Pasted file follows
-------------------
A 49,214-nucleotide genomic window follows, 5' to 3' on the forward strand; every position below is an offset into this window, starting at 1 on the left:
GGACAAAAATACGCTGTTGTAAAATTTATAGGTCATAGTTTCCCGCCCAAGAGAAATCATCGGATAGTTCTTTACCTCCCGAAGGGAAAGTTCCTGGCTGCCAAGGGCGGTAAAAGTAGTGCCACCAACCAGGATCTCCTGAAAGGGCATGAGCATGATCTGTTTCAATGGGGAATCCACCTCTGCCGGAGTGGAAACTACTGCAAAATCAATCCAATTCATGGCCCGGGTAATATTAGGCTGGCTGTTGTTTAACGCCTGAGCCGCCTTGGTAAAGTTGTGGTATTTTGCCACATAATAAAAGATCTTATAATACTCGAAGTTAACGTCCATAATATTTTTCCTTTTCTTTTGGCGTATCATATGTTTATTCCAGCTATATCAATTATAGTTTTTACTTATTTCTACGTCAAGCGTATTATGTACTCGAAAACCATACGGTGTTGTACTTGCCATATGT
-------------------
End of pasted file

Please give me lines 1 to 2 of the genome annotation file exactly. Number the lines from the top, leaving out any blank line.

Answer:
A 49,214-nucleotide genomic window follows, 5' to 3' on the forward strand; every position below is an offset into this window, starting at 1 on the left:
GGACAAAAATACGCTGTTGTAAAATTTATAGGTCATAGTTTCCCGCCCAAGAGAAATCATCGGATAGTTCTTTACCTCCCGAAGGGAAAGTTCCTGGCTGCCAAGGGCGGTAAAAGTAGTGCCACCAACCAGGATCTCCTGAAAGGGCATGAGCATGATCTGTTTCAATGGGGAATCCACCTCTGCCGGAGTGGAAACTACTGCAAAATCAATCCAATTCATGGCCCGGGTAATATTAGGCTGGCTGTTGTTTAACGCCTGAGCCGCCTTGGTAAAGTTGTGGTATTTTGCCACATAATAAAAGATCTTATAATACTCGAAGTTAACGTCCATAATATTTTTCCTTTTCTTTTGGCGTATCATATGTTTATTCCAGCTATATCAATTATAGTTTTTACTTATTTCTACGTCAAGCGTATTATGTACTCGAAAACCATACGGTGTTGTACTTGCCATATGT